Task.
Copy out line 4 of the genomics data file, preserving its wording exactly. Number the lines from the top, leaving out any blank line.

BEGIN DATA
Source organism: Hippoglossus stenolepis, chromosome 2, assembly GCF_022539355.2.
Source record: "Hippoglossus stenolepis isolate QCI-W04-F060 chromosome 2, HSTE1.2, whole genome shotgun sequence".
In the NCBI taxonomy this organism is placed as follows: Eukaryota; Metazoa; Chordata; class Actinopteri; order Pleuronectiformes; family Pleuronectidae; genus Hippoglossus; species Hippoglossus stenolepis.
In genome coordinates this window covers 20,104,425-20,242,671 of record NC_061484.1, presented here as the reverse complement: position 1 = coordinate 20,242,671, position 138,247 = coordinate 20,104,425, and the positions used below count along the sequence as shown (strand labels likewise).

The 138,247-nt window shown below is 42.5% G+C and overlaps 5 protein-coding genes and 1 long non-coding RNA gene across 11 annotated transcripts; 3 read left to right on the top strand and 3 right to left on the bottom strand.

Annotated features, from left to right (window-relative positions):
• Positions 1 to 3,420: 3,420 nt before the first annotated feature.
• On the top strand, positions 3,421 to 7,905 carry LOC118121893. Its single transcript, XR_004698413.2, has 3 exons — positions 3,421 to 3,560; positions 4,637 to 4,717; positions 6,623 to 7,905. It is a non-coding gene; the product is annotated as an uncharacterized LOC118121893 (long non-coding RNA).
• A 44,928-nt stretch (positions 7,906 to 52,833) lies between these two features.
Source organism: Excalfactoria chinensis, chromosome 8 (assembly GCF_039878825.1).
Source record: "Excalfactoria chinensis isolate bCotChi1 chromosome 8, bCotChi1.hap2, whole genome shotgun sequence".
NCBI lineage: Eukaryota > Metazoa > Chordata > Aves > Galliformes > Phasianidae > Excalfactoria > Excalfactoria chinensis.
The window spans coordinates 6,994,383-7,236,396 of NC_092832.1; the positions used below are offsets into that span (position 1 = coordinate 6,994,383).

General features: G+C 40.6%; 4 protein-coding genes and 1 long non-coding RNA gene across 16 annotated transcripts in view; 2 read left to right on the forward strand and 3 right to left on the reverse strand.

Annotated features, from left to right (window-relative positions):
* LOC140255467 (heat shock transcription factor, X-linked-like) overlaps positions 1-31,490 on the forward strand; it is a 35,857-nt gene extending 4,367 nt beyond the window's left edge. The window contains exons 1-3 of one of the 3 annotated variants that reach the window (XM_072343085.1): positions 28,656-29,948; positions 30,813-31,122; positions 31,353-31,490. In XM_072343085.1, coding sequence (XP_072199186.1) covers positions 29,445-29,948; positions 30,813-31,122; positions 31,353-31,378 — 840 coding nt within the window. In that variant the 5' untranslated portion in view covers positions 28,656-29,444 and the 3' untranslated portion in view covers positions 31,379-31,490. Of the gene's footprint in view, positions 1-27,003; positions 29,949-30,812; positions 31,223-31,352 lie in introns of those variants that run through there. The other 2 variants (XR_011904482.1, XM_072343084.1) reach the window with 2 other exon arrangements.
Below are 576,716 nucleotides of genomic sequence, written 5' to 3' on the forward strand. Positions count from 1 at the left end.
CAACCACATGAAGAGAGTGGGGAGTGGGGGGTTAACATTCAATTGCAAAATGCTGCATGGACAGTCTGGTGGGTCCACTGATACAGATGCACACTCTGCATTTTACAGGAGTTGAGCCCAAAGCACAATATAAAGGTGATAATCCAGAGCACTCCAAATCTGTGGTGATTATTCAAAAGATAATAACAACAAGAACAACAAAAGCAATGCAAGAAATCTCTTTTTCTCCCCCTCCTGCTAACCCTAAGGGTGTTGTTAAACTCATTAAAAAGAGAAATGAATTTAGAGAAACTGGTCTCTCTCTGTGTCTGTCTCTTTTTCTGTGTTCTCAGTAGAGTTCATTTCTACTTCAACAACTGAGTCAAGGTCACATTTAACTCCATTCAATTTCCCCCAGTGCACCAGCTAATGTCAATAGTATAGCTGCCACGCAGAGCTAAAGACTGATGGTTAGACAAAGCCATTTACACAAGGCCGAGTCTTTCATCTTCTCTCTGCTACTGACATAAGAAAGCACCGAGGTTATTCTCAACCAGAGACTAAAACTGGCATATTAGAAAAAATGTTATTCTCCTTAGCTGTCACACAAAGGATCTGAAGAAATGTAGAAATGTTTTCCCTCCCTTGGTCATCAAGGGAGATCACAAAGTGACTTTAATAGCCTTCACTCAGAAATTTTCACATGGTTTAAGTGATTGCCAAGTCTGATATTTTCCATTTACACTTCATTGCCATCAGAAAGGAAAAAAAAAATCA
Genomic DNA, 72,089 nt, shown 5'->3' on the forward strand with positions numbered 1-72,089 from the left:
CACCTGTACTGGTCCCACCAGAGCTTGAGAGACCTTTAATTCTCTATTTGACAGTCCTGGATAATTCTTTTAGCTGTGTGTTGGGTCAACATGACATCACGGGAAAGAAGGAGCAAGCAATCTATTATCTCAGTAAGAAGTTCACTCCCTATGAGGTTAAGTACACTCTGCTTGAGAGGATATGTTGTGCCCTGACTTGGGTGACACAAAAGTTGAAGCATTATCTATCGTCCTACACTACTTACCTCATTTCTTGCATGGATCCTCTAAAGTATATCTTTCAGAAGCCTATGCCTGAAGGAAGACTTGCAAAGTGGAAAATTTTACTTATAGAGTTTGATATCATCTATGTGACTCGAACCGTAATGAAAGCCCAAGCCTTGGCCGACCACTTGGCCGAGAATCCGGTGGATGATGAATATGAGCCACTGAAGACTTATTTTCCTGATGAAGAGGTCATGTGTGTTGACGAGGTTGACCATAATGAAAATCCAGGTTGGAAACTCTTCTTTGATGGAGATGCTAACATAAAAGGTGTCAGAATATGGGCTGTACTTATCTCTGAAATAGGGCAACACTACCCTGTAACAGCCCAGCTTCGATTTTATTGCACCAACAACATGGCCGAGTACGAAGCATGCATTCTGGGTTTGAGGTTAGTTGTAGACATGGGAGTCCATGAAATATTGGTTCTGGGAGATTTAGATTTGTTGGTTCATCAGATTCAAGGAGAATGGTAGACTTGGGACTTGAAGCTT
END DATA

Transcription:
In genome coordinates this window covers 20,104,425-20,242,671 of record NC_061484.1, presented here as the reverse complement: position 1 = coordinate 20,242,671, position 138,247 = coordinate 20,104,425, and the positions used below count along the sequence as shown (strand labels likewise).